Cleaving: Last week, Montreal denied a permit for a (not as lewd as I thought it would be) Pamela Anderson ad for PETA. (This Pam ad didn’t fly either) Montreal says it’s sexist. She calls it a political protest. What do you think: Does this ad promote violence against women or does it dissuade you from wanting to eat meat?
Since we’re on the subject: Julie Powell isn’t the only woman drawn to the male-dominated world of butchering.
‘Mad Men’ of thin: A (British) look at the marketing of thinness (start early, girls!) during the roaring (and rural) 1920s. Eat grapefruit and Melba toast and “fat comes out through the pores like mashed potato through a colander.”
The Hot Dog Fallacies: Salon writer compares competitive eating like the Nathan’s hot dog contest to porn. Feminist bloggers throw flames. He fires back. Honestly, I wish I got more fired up about the politics of porn.
The cooking gene: Don’t worry, girls. Housewifery is our human nature. Thanks for that, National Organization for Marriage.
The beer gene: Women are better beer tasters than men.
‘Food is your greatest opportunity’: “Woman, God and Food,” Sparknotes style.
Fat by proxy: Live in a restaurant-packed part of town? You’re more likely to have a higher BMI than a woman with fewer eateries nearby.
Apron magazine: I’ve posted about the apron comeback before (now there’s a new magazine: apron*ology “Aprons with attitude!”), but not all feminists are as convinced as I am that the apron stigma is something that is behind us. (The “strangulation” concept continues to exists because they keep perpetuating it.) In my world, aprons are functional, but so are shoes, so why not have a little fun?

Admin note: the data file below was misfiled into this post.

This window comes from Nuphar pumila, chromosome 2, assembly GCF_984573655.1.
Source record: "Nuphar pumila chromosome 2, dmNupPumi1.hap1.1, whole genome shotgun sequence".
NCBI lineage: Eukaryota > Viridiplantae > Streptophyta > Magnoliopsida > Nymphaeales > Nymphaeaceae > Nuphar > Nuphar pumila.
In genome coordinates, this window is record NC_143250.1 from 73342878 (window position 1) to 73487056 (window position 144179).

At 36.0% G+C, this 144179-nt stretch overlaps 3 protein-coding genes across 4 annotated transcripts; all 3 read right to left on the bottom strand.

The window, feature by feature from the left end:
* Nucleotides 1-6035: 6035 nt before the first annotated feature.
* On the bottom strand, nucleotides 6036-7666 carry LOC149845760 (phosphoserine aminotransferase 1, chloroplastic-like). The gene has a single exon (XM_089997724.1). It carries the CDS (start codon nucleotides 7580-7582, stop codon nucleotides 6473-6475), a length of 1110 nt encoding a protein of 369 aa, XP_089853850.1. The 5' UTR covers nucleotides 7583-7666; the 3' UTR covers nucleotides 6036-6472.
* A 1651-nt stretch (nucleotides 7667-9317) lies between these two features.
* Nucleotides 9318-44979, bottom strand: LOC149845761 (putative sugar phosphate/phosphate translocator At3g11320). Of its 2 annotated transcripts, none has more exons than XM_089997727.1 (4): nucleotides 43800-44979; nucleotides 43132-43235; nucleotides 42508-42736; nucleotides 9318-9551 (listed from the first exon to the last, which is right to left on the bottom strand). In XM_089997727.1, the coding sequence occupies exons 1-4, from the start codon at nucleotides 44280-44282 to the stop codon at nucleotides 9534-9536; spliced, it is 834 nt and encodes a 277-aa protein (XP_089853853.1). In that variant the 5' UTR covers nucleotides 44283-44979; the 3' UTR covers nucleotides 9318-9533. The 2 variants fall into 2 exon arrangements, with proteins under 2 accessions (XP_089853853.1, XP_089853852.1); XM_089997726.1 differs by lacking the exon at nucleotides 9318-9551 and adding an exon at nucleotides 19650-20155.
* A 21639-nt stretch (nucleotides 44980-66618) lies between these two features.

You can keep the canning and gardening: A view from the other side of the radical homemaker trend. “While I share the Radical Homemakers’ family, environmental and social justice values, the way they propose bringing about change requires too much of the kind of work I frankly don’t want to do.”
Men like meat, women like chocolate: Ugh. The genderization of food makes me crazy. This article on Salon argues (correctly, to me) that it’s not in our tongues.
Taking cookbooks seriously: An academic look, published by Elizabeth Fleitz in the online rhetoric journal Present Tense, into the discourse of blogs and cookooks:
Now that it has been accepted into the public sphere, on television and on the Web, cooking is one area where women are allowed full reign to compose and produce, without the previous limitations imposed on them by men and patriarchal forces.
The sad state of breastfeeding in the U.S.: How are only 14 percent of new mothers in the U.S. breastfeeding for at least six months? A study recently found that if 90 percent of new mothers nursed for the first six months of their babies’ lives that we’d save $13 billion in health care costs and 900 infants’ lives. If we’re smarter parents than we were before, why are infant baby food companies rolling in dough and so few women breastfeeding?
Breastfeeding flash mob in Austin: At 1 p.m. on August 1 at Barton Springs Pool. You’ve been officially notified. Tell your lactating friends.